The National Transportation Safety Board is investigating the deaths of two BART workers Saturday in a collision on the tracks.
The workers, one BART employee and one contractor whose names have not yet been released, were killed shortly before 2 p.m. Saturday while conducting track maintenance a mile north of the Walnut Creek station.
The deaths occurred in the second full day of a strike by two of BART's unions, the Service Employees International Union Local 1021 and the Amalgamated Transit Union Local 1555.
BART officials said the two deceased employees, one a BART employee and the other a contractor, were inspecting the tracks in response to a report of a dip on the tracks. Both employees were highly experienced, both in transit rail and in freight rail, BART officials said.
"They understand the railroad, they understand how to work around moving trains," Paul Oversier, BART's assistant general manager, said of the two employees. "They were doing today what they have probably done 100 if not 1,000 other times in their career."
Some doubt remains about who was at the controls of the train.
Oversier said there were six employees on the train at the time of the collision, which occurred about one mile north of the Walnut Creek station.
BART officials previous issued a statement saying that an experienced operator was at the controls of the train but that it was operating under computer control.
However, Oversier said that only BART police officers had spoken to those employees and he would not "engage in speculation" about who was operating the train, who was in the cab and who was in the passenger compartment until officials learned the results of the police investigation.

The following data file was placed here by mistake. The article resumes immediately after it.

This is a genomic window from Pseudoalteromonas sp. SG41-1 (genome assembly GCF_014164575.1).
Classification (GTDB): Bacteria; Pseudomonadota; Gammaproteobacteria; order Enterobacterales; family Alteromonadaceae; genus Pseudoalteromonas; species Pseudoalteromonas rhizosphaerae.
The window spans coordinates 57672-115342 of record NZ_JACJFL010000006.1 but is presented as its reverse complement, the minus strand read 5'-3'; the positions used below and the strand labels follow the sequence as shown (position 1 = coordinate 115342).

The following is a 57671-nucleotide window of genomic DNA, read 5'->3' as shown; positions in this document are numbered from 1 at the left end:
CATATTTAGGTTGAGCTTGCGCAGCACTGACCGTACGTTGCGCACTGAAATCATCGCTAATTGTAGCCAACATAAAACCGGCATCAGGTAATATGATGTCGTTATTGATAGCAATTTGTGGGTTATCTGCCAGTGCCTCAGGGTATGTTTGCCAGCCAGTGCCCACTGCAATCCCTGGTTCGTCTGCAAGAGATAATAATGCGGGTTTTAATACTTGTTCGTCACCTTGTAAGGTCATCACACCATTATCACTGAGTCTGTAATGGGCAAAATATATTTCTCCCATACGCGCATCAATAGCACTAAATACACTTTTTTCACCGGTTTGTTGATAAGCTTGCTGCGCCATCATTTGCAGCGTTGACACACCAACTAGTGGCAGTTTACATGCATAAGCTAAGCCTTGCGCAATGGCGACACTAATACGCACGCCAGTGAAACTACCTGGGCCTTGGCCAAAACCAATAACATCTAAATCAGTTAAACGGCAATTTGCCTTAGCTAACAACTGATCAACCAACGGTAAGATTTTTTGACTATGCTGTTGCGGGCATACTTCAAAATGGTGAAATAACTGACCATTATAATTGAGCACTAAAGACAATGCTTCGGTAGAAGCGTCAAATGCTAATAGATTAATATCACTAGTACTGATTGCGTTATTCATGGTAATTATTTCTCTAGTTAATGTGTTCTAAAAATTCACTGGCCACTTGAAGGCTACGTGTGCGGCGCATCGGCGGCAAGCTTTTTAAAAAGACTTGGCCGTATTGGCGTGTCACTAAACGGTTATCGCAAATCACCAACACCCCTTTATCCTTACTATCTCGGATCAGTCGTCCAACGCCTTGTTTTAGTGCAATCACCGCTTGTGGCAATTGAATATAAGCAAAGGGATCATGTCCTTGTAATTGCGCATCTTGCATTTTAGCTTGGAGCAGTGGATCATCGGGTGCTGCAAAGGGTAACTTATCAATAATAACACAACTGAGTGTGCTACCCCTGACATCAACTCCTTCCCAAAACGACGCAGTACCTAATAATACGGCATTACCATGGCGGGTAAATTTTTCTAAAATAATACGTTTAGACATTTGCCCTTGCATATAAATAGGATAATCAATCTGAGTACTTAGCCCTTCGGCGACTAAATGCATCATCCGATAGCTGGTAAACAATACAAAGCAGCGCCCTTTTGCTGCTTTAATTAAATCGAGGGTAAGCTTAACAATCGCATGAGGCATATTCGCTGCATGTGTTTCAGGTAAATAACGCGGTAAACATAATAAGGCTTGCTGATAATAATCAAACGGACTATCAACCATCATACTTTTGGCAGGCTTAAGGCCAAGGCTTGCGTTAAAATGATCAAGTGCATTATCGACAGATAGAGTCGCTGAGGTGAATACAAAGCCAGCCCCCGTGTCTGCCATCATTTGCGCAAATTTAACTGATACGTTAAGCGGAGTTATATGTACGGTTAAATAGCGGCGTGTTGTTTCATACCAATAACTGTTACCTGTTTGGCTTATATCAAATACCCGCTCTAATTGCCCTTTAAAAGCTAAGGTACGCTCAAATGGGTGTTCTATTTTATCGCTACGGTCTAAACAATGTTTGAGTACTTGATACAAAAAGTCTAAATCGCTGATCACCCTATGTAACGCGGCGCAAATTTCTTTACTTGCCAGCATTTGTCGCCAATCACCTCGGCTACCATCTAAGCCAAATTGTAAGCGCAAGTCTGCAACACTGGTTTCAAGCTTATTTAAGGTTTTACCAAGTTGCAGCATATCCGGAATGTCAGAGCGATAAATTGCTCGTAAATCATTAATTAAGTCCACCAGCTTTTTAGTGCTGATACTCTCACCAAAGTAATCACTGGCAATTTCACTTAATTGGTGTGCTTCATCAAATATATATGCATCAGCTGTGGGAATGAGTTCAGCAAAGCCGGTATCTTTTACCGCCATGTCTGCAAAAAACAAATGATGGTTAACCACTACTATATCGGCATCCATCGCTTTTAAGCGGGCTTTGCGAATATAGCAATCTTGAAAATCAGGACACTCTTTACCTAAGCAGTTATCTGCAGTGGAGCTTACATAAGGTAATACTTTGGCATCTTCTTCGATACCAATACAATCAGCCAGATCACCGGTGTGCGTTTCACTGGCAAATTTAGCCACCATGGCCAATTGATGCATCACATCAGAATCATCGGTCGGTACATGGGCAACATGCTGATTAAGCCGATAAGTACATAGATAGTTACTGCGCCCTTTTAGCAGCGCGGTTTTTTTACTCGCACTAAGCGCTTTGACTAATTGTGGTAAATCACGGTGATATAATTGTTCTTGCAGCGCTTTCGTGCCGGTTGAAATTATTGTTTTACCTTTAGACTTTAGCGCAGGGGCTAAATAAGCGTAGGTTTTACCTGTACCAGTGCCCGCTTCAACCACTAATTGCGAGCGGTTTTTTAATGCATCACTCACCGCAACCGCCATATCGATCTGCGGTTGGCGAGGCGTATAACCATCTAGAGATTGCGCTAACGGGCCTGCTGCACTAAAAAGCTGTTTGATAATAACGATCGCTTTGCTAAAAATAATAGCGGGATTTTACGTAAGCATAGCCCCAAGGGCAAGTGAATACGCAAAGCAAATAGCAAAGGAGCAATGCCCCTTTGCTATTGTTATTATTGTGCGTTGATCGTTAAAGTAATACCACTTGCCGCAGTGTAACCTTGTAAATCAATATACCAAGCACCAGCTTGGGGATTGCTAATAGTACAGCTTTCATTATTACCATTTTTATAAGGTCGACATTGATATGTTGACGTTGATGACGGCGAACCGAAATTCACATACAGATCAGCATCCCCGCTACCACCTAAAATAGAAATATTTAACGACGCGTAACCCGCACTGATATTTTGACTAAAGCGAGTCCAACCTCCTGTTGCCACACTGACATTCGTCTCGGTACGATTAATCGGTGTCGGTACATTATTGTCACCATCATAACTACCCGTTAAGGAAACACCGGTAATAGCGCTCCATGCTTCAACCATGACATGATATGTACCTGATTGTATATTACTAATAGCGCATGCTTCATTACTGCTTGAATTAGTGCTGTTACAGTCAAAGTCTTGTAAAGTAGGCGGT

BART trains are not carrying passengers during the strike, but BART officials have said some managers have been trained to operate the trains for maintenance purposes in the event of a strike. They have not yet said, however, whether the train's operator in Saturday's incident was a manager.
Patricia Schuchardt, president of the American Federation of State, County and Municipal Employees, said today that the training for train operators takes around 16 weeks.
BART General Manager Grace Crunican today said this was "a tragic day in BART's history."
"The entire BART family is grieving," Crunican said in a statement. "Our thoughts and prayers are with the family and friends of our deceased co-workers."
The Amalgamated Transit Union Local 1555 called off picketing Sunday "out of respect for the families involved."
ATU 1555 and SEIU 1021 officials issued a joint statement saying that they were unaware of the details of what had happened.
"We express our deepest sympathies for the families of the individuals who died in this tragic accident," the statement said.
The deaths cast a pall over any efforts to renew stalled contract talks. Both sides today refused to discuss negotiations or the strike, however, saying their focus for now is on the workers.
Antonette Bryant, president of ATU Local 1555, said "We're not here to talk about work."
"Two men are dead, this is an extremely tragic situation," Bryant said. "I think we need to keep our eyes focused."
Oversier said labor issues and negotiations "are not at the forefront of our minds."
"We just lost two people in the BART family and that's what our focus is on, getting through this."